A SENIOR Wyre Forest District councillor has slammed the Tory-run authority for having their “heads in the sand” for years over tackling the issue of unpaid business rates.

Labour group leader Nigel Knowles said he has been calling for the council to lobby Government for a change in law on business rates for the past few years and raised the issue again a council meeting in July.

Last week, the council announced it had written to Whitehall in the face of having to write off around £98,000 owed by Worldmile Services following an unsuccessful attempt to recover the money through the courts.

But Councillor Knowles said: “Our rate payers have lost hundreds of thousands of pounds because of two things. Firstly Government does nothing to stop this deliberate avoidance by some companies.

“Secondly, the local Tories put their heads in the sand for more than three years and refused to act on my demand for them to lobby their own Government to change the law.

“Staff have done their very best to collect unpaid business rates, but if companies avoid paying and run off elsewhere, it’s up to us to get back the missing money.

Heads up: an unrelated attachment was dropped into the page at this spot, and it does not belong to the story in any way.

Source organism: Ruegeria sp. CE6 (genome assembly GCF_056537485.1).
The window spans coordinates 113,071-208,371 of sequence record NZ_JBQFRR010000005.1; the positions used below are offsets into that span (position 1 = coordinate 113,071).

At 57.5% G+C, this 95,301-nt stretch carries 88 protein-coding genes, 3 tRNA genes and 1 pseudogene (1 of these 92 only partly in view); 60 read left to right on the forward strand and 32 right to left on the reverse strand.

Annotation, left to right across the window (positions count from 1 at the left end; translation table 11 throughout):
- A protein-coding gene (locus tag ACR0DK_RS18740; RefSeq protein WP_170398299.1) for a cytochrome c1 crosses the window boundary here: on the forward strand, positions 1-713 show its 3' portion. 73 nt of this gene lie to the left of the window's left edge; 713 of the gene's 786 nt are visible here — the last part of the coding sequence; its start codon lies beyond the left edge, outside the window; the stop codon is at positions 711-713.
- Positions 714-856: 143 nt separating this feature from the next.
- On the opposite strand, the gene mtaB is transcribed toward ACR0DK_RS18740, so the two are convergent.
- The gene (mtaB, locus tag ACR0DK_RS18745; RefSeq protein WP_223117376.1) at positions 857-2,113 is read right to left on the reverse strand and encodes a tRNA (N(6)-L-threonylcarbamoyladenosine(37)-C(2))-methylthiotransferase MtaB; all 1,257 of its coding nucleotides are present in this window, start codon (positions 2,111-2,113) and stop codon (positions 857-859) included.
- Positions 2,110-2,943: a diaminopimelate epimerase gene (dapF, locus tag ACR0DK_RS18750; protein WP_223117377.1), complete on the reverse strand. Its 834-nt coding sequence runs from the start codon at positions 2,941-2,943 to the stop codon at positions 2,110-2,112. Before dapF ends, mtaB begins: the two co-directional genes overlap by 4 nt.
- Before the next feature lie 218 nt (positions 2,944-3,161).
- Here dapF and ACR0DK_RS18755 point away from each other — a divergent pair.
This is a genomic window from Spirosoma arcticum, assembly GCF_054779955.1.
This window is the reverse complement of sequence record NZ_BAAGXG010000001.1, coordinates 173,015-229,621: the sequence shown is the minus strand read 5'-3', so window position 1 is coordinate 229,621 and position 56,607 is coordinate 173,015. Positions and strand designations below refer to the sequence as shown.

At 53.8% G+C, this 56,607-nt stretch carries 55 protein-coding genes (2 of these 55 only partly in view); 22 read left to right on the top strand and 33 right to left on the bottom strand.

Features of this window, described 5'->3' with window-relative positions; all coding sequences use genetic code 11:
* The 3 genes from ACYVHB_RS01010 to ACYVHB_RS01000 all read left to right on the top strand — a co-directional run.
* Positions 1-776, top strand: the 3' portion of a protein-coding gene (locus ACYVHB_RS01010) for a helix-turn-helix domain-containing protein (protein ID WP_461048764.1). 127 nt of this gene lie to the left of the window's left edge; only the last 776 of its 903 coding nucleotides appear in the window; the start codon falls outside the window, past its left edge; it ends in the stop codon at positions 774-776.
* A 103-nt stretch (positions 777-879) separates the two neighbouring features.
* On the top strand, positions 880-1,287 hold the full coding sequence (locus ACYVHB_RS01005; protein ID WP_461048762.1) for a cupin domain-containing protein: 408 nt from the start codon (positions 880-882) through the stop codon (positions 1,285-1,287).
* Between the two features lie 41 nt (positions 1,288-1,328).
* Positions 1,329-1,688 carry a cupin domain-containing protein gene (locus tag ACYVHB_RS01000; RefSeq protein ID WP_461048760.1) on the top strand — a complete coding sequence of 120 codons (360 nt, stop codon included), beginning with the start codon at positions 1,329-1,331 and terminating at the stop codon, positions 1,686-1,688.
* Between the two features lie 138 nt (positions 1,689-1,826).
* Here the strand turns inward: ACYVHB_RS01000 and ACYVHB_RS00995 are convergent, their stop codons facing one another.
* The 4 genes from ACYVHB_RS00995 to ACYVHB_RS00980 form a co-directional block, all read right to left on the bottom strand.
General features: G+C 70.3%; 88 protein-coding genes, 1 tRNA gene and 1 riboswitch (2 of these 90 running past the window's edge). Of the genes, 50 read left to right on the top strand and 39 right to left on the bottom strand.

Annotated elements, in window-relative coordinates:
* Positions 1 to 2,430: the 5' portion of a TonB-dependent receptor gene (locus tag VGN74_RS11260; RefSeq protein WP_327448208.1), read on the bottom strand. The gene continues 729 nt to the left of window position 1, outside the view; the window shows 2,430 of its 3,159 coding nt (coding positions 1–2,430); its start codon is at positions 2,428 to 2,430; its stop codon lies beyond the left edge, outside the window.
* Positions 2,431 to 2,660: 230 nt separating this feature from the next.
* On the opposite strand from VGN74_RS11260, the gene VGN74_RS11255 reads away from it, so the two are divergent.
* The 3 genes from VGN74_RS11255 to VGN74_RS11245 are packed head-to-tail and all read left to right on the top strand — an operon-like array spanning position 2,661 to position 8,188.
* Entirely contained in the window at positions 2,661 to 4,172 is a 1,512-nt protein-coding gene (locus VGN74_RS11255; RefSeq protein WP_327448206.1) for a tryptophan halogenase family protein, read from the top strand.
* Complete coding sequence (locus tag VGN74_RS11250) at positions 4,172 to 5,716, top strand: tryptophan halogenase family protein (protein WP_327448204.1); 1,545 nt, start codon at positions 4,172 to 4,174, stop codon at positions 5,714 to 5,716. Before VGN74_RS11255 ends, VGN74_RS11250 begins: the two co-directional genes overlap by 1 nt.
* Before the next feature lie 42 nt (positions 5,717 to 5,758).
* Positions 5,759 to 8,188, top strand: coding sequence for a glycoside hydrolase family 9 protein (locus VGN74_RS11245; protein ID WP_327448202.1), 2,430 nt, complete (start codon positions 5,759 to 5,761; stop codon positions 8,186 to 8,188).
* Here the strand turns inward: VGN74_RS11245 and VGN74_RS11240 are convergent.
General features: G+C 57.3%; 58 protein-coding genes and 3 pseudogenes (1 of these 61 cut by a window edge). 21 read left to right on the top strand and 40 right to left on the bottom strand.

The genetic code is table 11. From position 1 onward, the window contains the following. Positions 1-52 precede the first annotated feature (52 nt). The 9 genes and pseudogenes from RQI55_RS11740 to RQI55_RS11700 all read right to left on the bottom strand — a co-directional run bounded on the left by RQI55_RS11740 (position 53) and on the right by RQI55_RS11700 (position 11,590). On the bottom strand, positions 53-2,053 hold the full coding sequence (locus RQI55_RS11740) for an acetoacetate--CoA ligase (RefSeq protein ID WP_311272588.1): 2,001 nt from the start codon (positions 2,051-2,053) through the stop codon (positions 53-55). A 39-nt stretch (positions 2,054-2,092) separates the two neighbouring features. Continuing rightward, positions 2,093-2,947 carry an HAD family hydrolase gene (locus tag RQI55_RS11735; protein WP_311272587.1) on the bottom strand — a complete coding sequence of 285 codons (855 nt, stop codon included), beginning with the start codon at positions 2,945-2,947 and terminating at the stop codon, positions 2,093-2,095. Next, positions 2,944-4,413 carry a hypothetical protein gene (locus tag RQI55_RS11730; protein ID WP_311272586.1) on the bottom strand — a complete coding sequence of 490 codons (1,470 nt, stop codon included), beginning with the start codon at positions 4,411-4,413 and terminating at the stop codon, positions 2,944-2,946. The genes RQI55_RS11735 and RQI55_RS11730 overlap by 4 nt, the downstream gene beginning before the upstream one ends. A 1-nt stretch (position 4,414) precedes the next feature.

“To do this we need a change in the law. The local Tories watched the horse bolting for three years and finally tried to shut the stable door!”

Wyre Forest Labour Media Officer Stephen Brown added: “It’s clear that Wyre Forest Tories are so bereft of their own ideas that they are now trying to take the credit for Labour ones.

“Nigel Knowles has long campaigned on this issue. As recently as July, the Council were arguing with me about it too, complacently trying to minimise the issue by claiming the losses were small.

“How they’ve changed their tune now they’ve realised the true scale of the issue and the fact it runs into hundreds of thousands of pounds lost to their income streams.”

Following Labour’s criticism in July, the authority’s finance chief Councillor Nathan Desmond defended the efforts made to collect all business rates, saying they were forced to reluctantly write some off.

He added: “Companies that have gone bust don’t have magic money trees to pay their business rates or their other debts. I explained in the Cabinet meeting that the £153,000 is a small proportion of the £30m the council collects each year.”

But now he said the council will lobby for legislative change. The latest case will be discussed at Cabinet on November 13.